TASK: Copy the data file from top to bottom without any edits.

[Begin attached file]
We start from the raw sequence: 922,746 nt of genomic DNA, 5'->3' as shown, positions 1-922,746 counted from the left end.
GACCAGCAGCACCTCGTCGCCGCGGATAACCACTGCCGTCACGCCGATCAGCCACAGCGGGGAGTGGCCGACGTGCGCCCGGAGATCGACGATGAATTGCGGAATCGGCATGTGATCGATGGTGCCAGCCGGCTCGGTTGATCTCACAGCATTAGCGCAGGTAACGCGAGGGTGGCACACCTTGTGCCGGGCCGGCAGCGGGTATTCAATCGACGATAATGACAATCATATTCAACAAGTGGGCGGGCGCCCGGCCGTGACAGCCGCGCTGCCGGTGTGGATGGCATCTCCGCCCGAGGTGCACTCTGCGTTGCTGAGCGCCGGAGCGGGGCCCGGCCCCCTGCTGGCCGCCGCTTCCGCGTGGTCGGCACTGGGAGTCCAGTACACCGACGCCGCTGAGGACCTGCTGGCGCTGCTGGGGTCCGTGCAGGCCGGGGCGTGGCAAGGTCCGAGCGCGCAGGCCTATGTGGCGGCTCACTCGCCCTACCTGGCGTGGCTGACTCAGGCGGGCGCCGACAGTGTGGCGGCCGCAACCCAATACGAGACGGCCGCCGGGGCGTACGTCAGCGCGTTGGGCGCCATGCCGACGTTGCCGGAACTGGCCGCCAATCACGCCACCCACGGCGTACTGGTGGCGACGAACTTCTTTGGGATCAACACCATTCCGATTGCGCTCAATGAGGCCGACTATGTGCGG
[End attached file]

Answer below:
We start from the raw sequence: 922,746 nt of genomic DNA, 5'->3' as shown, positions 1-922,746 counted from the left end.
GACCAGCAGCACCTCGTCGCCGCGGATAACCACTGCCGTCACGCCGATCAGCCACAGCGGGGAGTGGCCGACGTGCGCCCGGAGATCGACGATGAATTGCGGAATCGGCATGTGATCGATGGTGCCAGCCGGCTCGGTTGATCTCACAGCATTAGCGCAGGTAACGCGAGGGTGGCACACCTTGTGCCGGGCCGGCAGCGGGTATTCAATCGACGATAATGACAATCATATTCAACAAGTGGGCGGGCGCCCGGCCGTGACAGCCGCGCTGCCGGTGTGGATGGCATCTCCGCCCGAGGTGCACTCTGCGTTGCTGAGCGCCGGAGCGGGGCCCGGCCCCCTGCTGGCCGCCGCTTCCGCGTGGTCGGCACTGGGAGTCCAGTACACCGACGCCGCTGAGGACCTGCTGGCGCTGCTGGGGTCCGTGCAGGCCGGGGCGTGGCAAGGTCCGAGCGCGCAGGCCTATGTGGCGGCTCACTCGCCCTACCTGGCGTGGCTGACTCAGGCGGGCGCCGACAGTGTGGCGGCCGCAACCCAATACGAGACGGCCGCCGGGGCGTACGTCAGCGCGTTGGGCGCCATGCCGACGTTGCCGGAACTGGCCGCCAATCACGCCACCCACGGCGTACTGGTGGCGACGAACTTCTTTGGGATCAACACCATTCCGATTGCGCTCAATGAGGCCGACTATGTGCGG